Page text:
Guy Mowbray Interview: ‘I Would Love to Split Myself in Half One Year’

by Dom Smith

“I would love to do the impossible one year and split myself in half. Still be there doing my job, but also be back at home experiencing it like everybody else.”

Guy Mowbray is the BBC’s lead TV football commentator. It was his voice that talked 29.9 million through England’s penalty anguish against Italy at Euro 2020. He also followed the team’s run to the quarter-finals in Qatar, having covered every major tournament since France 98.

“You see those pictures from home,” he says, “everybody together, the pints flying. You think: ‘I’d love to have been there. But wait a minute, everyone would have loved watching it here where I am.’ It’s an honour. There aren’t too many people who have done it.

“I didn’t grow up wanting to be a commentator. I grew up wanting to be a player and that was never going to happen. So, I’ve got the next best job.”

Reflecting on his role of entering our living rooms and pubs to call the action on emotionally charged nights, Mowbray explains to why calling England games before an English audience is unique among his other commentary commitments.

“I’m an England fan. It’s the only time when you can perhaps share the emotions of those watching on at home. You never, ever lose that. You’re still at heart a kid who grew up watching an England game at Wembley on Sportsnight on television. That’s all commentary is, in a way: mirroring the emotions of everybody else.

“You listen to John Motson with the 5–1 [win over Germany in 2001] in Munich — ‘This is getting better and better and better’ — and he knew where the audience lay. You’ve got to be mindful of who you’re commentating to.”

But while a modicum of bias is permitted, cosying up to the England manager is not.

“You never get personal. That’s the simple rule of thumb,” the York City fan insists. “We’ve got one of the most personable England managers we’ve ever had in Gareth Southgate. But if it came to the crunch, all you can do is call it as you see it.”

Mowbray has ridden the wave that the players experience at every tournament since he first started commentating on England. Although they lost 2-1 to Mario Balotelli’s Italy, he harks back to their World Cup opener in Brazil as a career highlight.

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“2014 against Italy in Manaus, in the middle of the Amazonian rainforest — the whole experience of that trip… well, ‘experience’ is the right word. Different cities in different environments and different climates. The whole thing was an adventure, and I remember being giddy with excitement before that game. You’re in the jungle. It was mightily hot and sticky. This is something that you’ve not experienced before. We were very, very early for that game.”

Yet covering the national team has also, inevitably, brought chastening England performances and, for Mowbray, emotionally draining nights. The Iceland cataclysm at Euro 2016 was England’s nadir.

“That was the most upset I’ve ever been at a tournament. I can remember the media tent in Nice being almost silent after that game. There’s this idea that the press don’t want England to do well. That is absolute nonsense. Everyone is there because they’re a football obsessive. Your life is a lot easier when things are going well. It’s a lot more joyous to write and commentate on nice things. That Iceland game was hard to cover.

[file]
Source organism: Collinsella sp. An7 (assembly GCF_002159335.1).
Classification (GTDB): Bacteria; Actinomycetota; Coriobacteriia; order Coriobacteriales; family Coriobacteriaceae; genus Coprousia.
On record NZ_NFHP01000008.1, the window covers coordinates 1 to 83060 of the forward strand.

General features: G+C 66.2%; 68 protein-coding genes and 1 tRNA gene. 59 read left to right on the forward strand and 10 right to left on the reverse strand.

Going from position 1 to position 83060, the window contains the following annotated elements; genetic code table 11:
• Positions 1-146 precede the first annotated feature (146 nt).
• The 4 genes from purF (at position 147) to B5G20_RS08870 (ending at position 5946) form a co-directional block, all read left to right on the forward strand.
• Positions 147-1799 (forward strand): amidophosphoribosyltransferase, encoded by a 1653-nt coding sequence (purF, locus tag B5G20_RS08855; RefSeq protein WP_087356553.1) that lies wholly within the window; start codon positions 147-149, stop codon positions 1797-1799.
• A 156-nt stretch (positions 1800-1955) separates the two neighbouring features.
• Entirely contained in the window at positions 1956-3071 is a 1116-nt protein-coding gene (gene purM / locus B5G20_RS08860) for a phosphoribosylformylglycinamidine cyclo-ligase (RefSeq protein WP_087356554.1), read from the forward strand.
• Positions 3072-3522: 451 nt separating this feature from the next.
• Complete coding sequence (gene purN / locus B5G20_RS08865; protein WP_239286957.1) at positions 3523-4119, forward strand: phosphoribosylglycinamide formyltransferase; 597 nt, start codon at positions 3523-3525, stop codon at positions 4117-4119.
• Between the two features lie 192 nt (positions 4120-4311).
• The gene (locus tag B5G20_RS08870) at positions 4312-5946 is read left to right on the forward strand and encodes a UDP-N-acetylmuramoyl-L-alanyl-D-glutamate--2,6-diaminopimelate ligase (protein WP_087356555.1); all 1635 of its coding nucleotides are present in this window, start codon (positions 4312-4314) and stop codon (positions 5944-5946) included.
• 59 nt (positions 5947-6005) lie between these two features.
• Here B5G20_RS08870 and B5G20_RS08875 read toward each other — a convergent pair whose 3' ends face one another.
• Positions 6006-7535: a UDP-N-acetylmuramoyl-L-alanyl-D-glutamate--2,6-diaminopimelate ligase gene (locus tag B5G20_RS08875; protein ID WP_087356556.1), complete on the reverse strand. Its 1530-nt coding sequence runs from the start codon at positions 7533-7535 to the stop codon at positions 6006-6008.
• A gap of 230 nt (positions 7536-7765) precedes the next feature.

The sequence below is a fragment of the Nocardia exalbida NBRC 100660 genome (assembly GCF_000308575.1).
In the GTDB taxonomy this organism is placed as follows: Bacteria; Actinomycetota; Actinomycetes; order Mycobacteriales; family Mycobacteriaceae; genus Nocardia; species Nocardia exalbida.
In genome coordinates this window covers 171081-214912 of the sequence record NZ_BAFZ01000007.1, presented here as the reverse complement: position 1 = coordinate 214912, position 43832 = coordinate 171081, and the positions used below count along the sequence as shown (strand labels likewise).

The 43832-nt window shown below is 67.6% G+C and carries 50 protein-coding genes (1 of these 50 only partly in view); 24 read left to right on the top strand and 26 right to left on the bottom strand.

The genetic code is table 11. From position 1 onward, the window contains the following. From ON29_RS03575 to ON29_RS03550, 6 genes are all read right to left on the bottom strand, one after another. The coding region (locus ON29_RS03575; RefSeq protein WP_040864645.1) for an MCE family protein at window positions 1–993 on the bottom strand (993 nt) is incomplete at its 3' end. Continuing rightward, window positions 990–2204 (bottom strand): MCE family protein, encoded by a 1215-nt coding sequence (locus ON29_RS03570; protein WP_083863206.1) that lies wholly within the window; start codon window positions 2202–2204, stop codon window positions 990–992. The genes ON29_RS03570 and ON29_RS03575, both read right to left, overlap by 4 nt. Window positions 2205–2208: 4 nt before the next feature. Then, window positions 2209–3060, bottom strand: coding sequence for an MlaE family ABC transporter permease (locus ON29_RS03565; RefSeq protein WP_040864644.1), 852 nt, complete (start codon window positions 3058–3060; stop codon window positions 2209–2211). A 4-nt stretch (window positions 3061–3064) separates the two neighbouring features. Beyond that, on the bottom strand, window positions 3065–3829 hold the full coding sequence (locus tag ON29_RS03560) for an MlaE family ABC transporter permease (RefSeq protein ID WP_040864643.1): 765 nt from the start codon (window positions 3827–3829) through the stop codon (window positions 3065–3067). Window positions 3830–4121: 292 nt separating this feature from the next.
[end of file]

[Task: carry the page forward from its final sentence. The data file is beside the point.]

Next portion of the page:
“People take the mickey of me because I go into a bit of a slump and beat myself up for at least an hour or two about what I could have done better. I live and breathe football, so at the end of a game there’s a real comedown. When I get back from a major tournament, I think my family know to just let me stew in it for two or three days until I come back round.”

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Mowbray is thankful for the opportunities presented by England’s recent resurgence in pedigree, with their quarter-final exit in Qatar being England’s worst of three tournament showings during Southgate’s tenure.

“The only time I’ve ever thought deeply before an England game was the World Cup in Russia before the semi-final against Croatia. I did a piece for [BBC Radio] 5 Live, and Mark Chapman just said: “You could be only the second person on BBC television to cover England in a World Cup final.” I just hadn’t thought about it. Then myself and Sam Matterface were the first to call England in a Euros final ever.”

That final didn’t have a happy ending — with defeat to their next opponents, the Italians, in a penalty shootout — but the 1966 World Cup final famously did. The BBC’s commentator on England’s greatest day, Kenneth Wolstenholme, was able to find an evergreen phrase to befit the occasion. Some people were on the pitch; they thought it was all over. And then it was.

“That to me is the perfect example of perfect commentary,” Mowbray eulogises. “It’s why commentary is a craft that shouldn’t be easily dismissed. It does add to the moment. That moment is remembered as much for the commentary as it is for Geoff Hurst’s goal. You can’t script commentary lines. You can never ever have it ready to go, because you don’t know what is going to happen. The stars aligned. It is absolutely perfect, and it will never ever be bettered.”

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